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Explanation of subtleties?

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Explanation of subtleties?

Postby Feba » Sat 06.07.2008 2:22 pm

To give a quick explanation that makes sense, instead of rambling, things like:

(どうぞ)よろしく(お願いします) / はじめまして
(どうも)ありがと(ございます)
すみません / ごめん(なさい)

I'm pretty sure the first two are pretty much entirely politeness levels. However, between different words, I don't really see any explanation of which is more polite (for example, どうぞよろしく is better than よろしく, but is はじめまして even more polite? Or is it more casual? If I say it to my new boss, will he be flattered or insulted?) wherever I seem to look.

The third one is more a matter of two words serving similar purposes. From what I can tell, it seems like すみません is more like "I am sorry for causing you trouble", and ごめんなさい is more like "apologies (for x)".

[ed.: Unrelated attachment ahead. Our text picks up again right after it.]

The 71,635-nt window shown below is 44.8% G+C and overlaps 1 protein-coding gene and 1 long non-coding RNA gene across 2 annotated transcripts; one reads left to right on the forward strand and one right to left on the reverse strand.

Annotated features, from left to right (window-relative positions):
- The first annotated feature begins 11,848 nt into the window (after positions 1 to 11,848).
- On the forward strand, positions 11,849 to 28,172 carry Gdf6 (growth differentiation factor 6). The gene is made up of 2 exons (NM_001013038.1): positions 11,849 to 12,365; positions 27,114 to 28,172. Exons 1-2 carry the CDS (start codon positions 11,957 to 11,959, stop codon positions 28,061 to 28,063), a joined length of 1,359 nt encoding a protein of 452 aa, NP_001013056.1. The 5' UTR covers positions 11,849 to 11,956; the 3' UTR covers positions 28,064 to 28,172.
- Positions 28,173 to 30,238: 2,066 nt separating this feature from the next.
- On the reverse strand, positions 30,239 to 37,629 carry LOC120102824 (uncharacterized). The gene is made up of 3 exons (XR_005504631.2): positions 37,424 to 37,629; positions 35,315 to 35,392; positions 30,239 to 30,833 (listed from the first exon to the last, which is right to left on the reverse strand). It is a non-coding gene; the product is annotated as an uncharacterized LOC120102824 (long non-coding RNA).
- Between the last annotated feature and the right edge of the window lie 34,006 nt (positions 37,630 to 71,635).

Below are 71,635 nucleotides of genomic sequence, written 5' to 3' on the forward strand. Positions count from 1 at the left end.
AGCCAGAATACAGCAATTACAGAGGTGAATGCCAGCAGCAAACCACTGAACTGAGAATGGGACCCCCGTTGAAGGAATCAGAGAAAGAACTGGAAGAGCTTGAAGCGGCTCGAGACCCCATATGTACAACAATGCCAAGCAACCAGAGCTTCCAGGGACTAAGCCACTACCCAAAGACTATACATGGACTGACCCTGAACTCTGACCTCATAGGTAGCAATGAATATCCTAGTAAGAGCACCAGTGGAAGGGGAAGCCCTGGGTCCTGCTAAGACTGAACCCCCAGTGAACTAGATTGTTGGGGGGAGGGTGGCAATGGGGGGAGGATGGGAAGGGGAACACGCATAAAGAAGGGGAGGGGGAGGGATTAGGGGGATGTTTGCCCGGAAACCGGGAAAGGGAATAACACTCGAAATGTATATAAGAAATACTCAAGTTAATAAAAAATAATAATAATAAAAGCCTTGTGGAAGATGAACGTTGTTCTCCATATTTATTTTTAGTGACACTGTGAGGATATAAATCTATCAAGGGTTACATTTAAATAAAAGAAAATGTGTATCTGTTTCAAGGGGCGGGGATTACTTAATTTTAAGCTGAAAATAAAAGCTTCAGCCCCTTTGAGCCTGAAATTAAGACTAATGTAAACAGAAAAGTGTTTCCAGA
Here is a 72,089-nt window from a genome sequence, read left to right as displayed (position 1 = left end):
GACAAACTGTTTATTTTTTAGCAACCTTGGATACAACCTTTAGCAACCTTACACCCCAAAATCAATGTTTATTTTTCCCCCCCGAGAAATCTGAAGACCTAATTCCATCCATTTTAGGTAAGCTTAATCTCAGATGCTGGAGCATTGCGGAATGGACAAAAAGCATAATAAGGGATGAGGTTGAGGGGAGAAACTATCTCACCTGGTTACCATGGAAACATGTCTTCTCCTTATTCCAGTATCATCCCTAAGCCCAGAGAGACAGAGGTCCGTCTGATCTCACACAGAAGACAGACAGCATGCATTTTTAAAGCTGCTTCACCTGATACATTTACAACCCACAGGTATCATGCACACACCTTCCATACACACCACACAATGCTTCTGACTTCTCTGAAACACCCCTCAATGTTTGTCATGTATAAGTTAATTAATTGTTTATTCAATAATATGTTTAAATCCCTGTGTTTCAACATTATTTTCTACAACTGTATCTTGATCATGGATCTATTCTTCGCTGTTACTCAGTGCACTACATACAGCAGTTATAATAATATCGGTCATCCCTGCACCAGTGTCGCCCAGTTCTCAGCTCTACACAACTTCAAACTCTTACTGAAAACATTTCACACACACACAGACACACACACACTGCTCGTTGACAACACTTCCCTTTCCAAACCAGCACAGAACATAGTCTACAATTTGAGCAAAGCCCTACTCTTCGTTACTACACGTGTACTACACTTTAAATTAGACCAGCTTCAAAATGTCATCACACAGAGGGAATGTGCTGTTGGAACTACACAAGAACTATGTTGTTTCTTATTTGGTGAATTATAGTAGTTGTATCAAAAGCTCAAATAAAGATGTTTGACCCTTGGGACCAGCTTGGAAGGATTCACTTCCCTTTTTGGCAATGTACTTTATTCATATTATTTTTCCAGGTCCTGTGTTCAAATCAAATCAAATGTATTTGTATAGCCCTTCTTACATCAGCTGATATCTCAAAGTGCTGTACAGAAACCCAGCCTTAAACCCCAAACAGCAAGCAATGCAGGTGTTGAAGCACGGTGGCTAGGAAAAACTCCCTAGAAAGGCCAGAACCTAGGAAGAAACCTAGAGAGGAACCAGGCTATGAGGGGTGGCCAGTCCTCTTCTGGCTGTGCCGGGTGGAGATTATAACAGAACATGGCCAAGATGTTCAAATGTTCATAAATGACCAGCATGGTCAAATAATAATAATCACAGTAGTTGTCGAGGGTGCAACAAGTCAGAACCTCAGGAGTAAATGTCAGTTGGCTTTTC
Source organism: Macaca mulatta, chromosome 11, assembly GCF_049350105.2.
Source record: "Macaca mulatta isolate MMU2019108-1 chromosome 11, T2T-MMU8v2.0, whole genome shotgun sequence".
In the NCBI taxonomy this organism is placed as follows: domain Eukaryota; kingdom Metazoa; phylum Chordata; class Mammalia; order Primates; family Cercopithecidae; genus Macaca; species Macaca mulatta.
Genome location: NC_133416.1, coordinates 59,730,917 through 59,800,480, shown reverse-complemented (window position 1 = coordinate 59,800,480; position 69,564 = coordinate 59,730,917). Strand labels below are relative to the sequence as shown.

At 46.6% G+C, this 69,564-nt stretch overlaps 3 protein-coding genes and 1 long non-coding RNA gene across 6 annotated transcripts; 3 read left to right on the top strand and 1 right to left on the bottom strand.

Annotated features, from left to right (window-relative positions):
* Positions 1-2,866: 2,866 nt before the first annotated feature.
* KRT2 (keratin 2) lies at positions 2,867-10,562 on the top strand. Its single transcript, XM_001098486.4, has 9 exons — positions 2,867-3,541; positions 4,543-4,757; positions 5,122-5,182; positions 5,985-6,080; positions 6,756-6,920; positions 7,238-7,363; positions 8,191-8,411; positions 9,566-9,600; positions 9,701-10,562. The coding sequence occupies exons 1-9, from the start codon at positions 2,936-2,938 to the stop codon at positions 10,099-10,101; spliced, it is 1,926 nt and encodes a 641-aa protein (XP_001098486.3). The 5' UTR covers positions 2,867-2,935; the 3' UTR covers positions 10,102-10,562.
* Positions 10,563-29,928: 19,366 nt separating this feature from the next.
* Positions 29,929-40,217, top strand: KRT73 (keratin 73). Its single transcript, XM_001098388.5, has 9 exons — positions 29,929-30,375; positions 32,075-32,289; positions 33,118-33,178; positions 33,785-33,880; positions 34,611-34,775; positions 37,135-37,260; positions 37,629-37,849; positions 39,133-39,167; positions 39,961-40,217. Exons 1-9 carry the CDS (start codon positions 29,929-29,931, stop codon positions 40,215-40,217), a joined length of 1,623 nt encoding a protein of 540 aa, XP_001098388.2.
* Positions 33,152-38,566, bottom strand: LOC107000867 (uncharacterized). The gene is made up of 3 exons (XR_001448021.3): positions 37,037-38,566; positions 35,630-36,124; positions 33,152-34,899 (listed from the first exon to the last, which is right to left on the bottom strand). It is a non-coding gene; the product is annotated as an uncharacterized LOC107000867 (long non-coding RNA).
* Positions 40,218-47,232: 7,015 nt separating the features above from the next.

Are there any good places to get more than a 'feel' for what they mean? WWWJDIC is great, but if it can show these things I have no idea how. A native speaker would be useful, but unfortunately I haven't had any friends of the sort in a long time. Is there a 'Dictionary of Politeness' or 'Dictionary of subtle differences' out there? Or is the only way to do it to learn the language, and get used to things as you go?

Mods, I wasn't sure whether to put this under translation help or Learning Materials, so feel free to move it if you think it would fit better elsewhere.
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Re: Explanation of subtleties?

Postby Yudan Taiteki » Sat 06.07.2008 2:46 pm

Japanese: The Spoken Language is pretty good at providing detailed explanations of a lot of things, including many cultural things like this, and showing their usage through actual situations (including videos of the dialogues on the Internet).